January 18, 2008

NEW?:

Bad teeth - the new British disease (Alice Thomson, 18/01/2008, Daily Telegraph)

In Britain today, you can stuff yourself on deep-fried Mars Bars, drink 20 pints a night, inject yourself with heroin, smoke 60 cigarettes a day or decide to change your sex - and the NHS has an obligation to treat you. You might go on a waiting list, but it will do its best to cure your lung cancer, patch up your nose after a drunken brawl or give you a hip replacement. It doesn't charge for operations or beds; it may even throw in some half-edible food.

Young woman undergoing dental treatment
Seven and a half million Britons have failed to gain access to an NHS dentist in the past two years

But if you have bad teeth, forget it. You may be rolling on the bathroom floor in agony with an abscess, your gums may be riddled with disease, or people may recoil at the sight of your fangs as you walk down the street, but the NHS doesn't have to help you.

It is now virtually impossible for many people to find an NHS dentist, and if they do manage to squeeze on to a list, they could still be charged 80 per cent of the cost of treatment - unless they are a child, pregnant or on benefits.


Was there really a time when the Brits weren't snaggle-toothed?

Posted by Orrin Judd at January 18, 2008 7:45 AM
Comments

Some Brits, with the money, use my wife's dentist in Manchester NH; others book rooms at the "Custom House" in Boston and have their dentistry done next door. The Dentists we've talked to seem to agree; the Brits' teeth are in terrible condition. The NHS apparently doesn't provide cleaning, so some come here just for that. Of course, the dollar's devaluation is part of the phenomenon.

Posted by: Genecis at January 18, 2008 12:39 PM

If brits were willing to pay for good dental work like we do, they'd get it.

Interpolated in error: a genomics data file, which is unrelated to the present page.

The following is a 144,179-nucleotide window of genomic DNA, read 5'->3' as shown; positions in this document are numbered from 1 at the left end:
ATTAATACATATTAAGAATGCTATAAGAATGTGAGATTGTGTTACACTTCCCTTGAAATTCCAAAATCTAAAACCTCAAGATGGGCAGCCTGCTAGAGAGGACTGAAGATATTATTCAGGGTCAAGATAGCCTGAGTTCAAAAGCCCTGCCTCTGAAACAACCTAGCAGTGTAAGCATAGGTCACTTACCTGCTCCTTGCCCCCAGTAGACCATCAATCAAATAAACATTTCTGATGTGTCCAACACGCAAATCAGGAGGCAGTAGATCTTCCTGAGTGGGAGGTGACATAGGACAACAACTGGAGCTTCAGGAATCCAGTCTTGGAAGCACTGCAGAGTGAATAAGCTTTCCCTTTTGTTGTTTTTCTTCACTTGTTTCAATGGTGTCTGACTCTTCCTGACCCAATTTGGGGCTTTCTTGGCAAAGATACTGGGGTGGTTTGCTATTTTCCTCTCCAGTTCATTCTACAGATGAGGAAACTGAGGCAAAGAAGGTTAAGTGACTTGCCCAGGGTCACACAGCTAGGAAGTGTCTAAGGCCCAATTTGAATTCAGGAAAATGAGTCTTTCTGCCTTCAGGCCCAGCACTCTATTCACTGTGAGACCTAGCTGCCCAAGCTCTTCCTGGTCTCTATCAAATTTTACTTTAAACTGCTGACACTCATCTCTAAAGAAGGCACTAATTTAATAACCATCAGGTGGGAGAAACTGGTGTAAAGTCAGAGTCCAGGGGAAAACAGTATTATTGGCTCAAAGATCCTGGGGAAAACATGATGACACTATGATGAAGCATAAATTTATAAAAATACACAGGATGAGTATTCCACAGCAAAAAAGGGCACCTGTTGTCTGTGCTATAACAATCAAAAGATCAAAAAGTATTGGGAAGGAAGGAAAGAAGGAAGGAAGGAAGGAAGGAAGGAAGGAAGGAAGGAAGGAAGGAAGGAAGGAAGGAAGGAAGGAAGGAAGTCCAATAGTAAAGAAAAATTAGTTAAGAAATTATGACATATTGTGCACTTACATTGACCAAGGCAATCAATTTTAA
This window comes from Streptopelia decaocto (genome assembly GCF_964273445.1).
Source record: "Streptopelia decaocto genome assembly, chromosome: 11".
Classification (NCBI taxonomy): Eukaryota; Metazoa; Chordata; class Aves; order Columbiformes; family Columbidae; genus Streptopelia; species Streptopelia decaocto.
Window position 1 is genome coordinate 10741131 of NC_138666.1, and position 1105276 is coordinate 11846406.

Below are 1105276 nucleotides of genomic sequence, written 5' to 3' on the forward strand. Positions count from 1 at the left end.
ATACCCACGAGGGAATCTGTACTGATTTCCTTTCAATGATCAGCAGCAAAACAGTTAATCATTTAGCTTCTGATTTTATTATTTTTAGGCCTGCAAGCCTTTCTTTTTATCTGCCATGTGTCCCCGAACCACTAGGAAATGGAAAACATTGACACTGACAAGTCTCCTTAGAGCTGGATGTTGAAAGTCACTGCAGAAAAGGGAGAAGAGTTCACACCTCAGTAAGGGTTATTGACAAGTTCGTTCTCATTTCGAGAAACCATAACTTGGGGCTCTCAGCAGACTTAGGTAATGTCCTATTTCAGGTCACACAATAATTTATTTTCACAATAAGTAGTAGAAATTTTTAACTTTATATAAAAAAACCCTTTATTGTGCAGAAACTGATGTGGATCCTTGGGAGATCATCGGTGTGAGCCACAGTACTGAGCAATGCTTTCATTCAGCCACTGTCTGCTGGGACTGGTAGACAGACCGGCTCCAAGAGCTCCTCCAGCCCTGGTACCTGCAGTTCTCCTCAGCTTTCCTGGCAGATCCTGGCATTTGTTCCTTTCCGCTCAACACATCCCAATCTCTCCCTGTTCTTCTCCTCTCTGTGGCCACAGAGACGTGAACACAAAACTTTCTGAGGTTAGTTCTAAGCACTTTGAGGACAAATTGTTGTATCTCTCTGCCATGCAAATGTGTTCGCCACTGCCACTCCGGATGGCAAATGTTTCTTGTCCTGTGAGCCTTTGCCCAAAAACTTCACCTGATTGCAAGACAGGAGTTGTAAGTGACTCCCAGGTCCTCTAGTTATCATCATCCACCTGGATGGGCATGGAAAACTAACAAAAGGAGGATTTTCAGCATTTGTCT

Posted by: erp at January 18, 2008 2:28 PM

We are paying for it - we're just not getting it

Posted by: mike in europe at January 18, 2008 6:38 PM

I've had a cleaning every time I've visited my NHS dentist, so I doubt that.

Posted by: Ali Choudhury at January 19, 2008 6:34 AM

Ali, I mean pay for it privately. You all pay for national health insurance. It’s odd in talking to people from the UK and other countries with it. Some love it and some hate it. I guess it matters who you are and where you live.

Dental care isn't curing cancer. Why is it such a problem? Combining good home care with twice yearly visits to the dentist for a cleaning and checkup should do the trick. Kids here start at the dentist long before their baby teeth fall out and those who need it are sent to an Orthodontist.

Adults are encouraged to keep their own teeth by costly root canals, capping, implants, etc. It’s well worth the money spent because many fewer people of my generation (b. 1934) and younger have false teeth or partials than my parents' generation most of whom suffered from bad and painful teeth.

Was it, as oj contends, improved nutrition and hygiene that did the trick?

Posted by: erp at January 19, 2008 11:37 AM
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